What’s the most undervalued room (in terms of needing art)?
I feel as though the bedroom is sometimes overlooked. Most of the time, people want to showcase their artwork for everyone to see. Don’t get me wrong, I stand behind that! However, artwork that you connect more deeply or personally with can, and sometimes should be displayed where you most frequent. The bedroom is where you relax - it's actually a really important room!
What advice do you have for clients just starting out collecting art or adding art to their home?
This might sound cliché, but follow your intuition. What you're drawn to will always resonate on a personal level, and the best art collection reflects who you are as an individual.
What’s your favorite artwork style at the moment?
Gestural abstract art. I really love Kelly Rossetti’s new collection on raw linen.
Favorite art style/movement historically?
I think my favorite period will always be Early 20th Century art, specifically the movements of Fauvism and Color Field painting. I've always been drawn to Henri Matisse’s work, because of the intense color palette. During my time in Washington D.C., I was introduced to artists like Howard Mehring, Thomas Downing, and Sam Gilliam. Although their artwork was minimal, the execution made it less so. Experimentation was key in the application of paint, and even in the idea of how a canvas could be presented. For example, Downing began to stretch his canvases into different forms, and Gilliam suspended them, ultimately playing on how a painting interacts with its environment.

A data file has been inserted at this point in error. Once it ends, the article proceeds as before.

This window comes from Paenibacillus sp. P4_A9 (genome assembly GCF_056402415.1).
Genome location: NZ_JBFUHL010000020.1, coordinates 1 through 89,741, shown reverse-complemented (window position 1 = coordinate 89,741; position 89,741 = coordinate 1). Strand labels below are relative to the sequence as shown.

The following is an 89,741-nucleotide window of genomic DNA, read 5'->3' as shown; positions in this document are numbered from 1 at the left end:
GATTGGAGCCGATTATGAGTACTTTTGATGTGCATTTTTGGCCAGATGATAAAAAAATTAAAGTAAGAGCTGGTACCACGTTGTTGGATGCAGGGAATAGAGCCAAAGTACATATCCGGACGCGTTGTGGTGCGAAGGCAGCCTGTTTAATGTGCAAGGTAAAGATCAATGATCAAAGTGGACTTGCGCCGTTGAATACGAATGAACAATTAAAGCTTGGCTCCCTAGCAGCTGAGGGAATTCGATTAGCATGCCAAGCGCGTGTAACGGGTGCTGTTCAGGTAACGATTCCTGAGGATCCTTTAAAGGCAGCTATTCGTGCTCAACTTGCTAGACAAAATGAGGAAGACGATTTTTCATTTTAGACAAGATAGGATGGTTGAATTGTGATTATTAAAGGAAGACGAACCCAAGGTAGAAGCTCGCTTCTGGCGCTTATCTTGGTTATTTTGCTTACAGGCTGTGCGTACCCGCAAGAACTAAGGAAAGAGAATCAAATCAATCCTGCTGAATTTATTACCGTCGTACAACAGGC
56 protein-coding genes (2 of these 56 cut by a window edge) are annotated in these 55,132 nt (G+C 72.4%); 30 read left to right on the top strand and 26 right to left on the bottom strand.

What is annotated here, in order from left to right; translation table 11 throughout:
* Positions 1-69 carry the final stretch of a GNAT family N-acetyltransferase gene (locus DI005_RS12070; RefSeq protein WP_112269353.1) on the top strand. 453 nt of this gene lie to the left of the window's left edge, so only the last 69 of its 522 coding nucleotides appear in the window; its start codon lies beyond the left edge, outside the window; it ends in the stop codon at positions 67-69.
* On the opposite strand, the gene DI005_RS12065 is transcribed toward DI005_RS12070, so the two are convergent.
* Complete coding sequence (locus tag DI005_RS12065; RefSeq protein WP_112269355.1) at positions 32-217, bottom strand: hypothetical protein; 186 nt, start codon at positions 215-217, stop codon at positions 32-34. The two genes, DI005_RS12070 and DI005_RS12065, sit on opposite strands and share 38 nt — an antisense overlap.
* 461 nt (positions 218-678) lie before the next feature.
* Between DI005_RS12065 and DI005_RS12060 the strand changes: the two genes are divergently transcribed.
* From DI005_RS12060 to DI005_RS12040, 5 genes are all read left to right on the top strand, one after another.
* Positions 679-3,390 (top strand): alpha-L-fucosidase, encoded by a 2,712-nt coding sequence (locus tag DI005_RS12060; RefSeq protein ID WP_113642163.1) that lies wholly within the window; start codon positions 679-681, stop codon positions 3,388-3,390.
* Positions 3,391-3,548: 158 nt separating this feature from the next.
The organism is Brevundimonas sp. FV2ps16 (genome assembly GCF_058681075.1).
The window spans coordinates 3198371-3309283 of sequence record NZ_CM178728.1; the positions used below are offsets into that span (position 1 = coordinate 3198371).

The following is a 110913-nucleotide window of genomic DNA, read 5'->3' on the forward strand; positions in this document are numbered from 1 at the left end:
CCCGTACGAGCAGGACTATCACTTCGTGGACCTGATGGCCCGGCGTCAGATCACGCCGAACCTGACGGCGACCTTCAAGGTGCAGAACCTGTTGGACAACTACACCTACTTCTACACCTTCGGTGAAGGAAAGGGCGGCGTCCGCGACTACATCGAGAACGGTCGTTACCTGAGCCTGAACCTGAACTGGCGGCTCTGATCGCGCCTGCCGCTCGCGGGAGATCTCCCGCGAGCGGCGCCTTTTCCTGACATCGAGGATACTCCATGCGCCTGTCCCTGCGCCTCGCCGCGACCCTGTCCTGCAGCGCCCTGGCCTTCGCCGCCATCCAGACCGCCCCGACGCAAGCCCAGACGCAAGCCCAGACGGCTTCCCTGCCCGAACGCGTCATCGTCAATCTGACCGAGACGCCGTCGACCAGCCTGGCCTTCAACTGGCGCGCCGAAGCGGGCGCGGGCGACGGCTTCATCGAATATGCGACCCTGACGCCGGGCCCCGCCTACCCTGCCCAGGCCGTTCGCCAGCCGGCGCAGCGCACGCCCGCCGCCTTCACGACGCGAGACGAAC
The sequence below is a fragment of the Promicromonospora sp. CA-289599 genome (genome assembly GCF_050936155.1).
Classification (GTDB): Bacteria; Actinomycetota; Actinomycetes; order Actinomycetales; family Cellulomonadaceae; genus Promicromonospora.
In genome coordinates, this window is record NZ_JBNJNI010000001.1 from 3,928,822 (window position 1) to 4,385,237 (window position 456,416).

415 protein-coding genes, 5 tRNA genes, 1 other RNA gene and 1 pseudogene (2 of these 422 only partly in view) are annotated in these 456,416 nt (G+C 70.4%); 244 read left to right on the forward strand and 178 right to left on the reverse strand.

Why do you think art is so important when piecing together a home?
Overall, art is a way to bring life into your home. There is nothing wrong with a blank wall, but to me, it oftentimes feels like something is missing. Once you add artwork, it brings a new energy into the room. A home is “your place” and you want to feel a sense of comfort. Acquiring and incorporating artwork can accomplish that almost instantly. Also, with every artwork in your home, you are ultimately extending a piece of yourself - it's an expression of you.
Why do you think art is important in general?
Art has the power to heal. Looking at and making art takes our minds away from everyday issues. It allows for a mental reset, focusing on the now. More importantly, stopping to appreciate art sparks dialogue, and it challenges you to put yourself in someone else’s shoes, consider an alternate perspective. “What’s the message behind the work?” “Why was this created?” Having these conversations prompts new ideas, which you can ultimately utilize in your own life.
Any art or design trends you’re loving at the moment?
I am obsessed with Mid-Century Modern! What I love most about it is how you can mix and match the furniture and décor, whether it be the materials and textures, or neutrals with bold colors. It is always fun to play around with this design trend. Also, the element of curvature in mid-century furniture and the interior design style overall has an elegant look that still feels casual and inviting.
If you had to pick a piece from the Sorelle collection to hang on your own home, which would it be and why?
Ooooh, just one? Okay, that’s tough. At the moment, I think I would say Moon Dance by Ned Martin. I love how his thick, intentional brushstrokes contrast with the geometric plane that the piece encapsulates. The painting has a neutral color palette, but then you get these hints of light violet and orange under layers that give depth and life to the work. A great thing about this piece is that it is very transitional. Even though it is contemporary the painting can be hung to update a traditional home, or soften a modern interior.
What do you hope to accomplish for your clients?
At the end of the day, I want my clients to feel a sense of pride and fulfillment from their purchase! By establishing a connection with their art, I hope they achieve a long-term enjoyment to be passed down through generations.
To connect with Dylan for a project, contact him at email@example.com. You can also shop the Staff Picks collection to see which pieces our Art Advisory team are loving at the moment.